I’ve been experimenting with Cryptocat with a few friends for several months now. For those of you who haven’t heard of it, Cryptocat is an Off-the-Record (OTR) messaging client that runs as a browser plugin. I’m a fan. Cryptocat has undergone and passed at least one security audit, which makes the developers’ claims of security far greater than many other clients. More importantly, as somebody who is trying to convince people to use secure communication systems, Cryptocat is easy to use. After spending some time trying to convince people to use security methods of communication I’ve learned that the primary barrier is effort; the more effort a system requires the less apt people are to use it. Of course there are downsides to everything that the biggest downside to Cryptocat has been it’s lack of a mobile client.
Fortunately that issue has been partially resolved with the introduction of Cryptocat for iOS. I’ve been playing with it for roughly one week now and am impressed. The interface is straight forward, the client has no issue logging into Cryptocat conversations, and you receive iOS notifications when a new messages appears in a conversation. Unfortunately, due to Apple’s restrictions, Cryptocat is only able to run in the background for a few minutes before it’s unceremoniously killed. Since Cryptocat rooms don’t maintain a history of posted messages (by design) you can’t catch up on any message sent between the time your client is killed and you log back in. But when you’re working on Apple’s system you have to play by Apple’s rules.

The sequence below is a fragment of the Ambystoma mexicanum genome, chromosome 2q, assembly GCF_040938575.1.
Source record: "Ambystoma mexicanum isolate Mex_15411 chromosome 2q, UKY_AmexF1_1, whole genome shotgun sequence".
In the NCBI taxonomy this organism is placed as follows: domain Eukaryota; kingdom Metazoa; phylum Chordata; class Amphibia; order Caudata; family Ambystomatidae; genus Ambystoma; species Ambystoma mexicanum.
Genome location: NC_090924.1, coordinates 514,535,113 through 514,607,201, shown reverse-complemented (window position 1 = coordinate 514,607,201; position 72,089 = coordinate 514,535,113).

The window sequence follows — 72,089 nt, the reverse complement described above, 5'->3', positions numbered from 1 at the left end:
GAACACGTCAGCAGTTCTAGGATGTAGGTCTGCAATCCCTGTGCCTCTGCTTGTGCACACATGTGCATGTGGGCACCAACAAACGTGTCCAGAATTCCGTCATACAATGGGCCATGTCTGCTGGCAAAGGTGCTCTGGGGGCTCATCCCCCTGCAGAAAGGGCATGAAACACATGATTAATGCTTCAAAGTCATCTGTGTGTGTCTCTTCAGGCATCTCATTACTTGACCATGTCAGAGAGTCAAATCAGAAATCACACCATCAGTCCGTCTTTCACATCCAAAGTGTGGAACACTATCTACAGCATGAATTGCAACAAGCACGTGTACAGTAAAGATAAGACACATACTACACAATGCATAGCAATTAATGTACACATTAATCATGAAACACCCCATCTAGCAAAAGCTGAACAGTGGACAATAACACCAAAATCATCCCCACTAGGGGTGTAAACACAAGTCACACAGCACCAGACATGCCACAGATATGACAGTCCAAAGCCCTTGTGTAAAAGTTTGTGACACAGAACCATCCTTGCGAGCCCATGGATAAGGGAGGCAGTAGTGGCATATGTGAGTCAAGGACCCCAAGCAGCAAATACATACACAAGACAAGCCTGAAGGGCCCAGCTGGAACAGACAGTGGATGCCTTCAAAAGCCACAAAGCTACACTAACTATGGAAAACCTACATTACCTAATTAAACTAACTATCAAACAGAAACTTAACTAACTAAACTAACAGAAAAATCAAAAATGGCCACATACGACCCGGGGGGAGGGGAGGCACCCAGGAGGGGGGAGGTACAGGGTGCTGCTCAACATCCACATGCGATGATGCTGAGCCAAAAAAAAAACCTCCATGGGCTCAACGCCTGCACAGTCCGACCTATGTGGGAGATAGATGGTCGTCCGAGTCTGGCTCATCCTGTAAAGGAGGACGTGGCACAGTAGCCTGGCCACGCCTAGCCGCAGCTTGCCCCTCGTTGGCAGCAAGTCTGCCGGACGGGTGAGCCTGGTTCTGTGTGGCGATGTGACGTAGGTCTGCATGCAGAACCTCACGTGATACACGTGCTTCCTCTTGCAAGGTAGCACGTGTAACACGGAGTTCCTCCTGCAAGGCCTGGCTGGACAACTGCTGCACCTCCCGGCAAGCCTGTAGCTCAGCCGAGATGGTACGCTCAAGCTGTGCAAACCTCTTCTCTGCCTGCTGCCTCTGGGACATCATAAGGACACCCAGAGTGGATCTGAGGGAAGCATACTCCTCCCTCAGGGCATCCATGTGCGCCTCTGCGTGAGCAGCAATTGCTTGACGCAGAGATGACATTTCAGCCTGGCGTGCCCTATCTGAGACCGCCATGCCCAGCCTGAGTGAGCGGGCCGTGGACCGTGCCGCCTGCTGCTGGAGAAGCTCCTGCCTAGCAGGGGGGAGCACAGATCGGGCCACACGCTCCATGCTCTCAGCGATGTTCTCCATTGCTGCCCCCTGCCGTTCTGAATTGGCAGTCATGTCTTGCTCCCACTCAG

I’m hoping an Android client will be released soon. Once that’s done a vast majority of smartphones will be able to access Cryptocat rooms, which will make the system more viable. Who knows, someday OTR may become commonly used for text communications.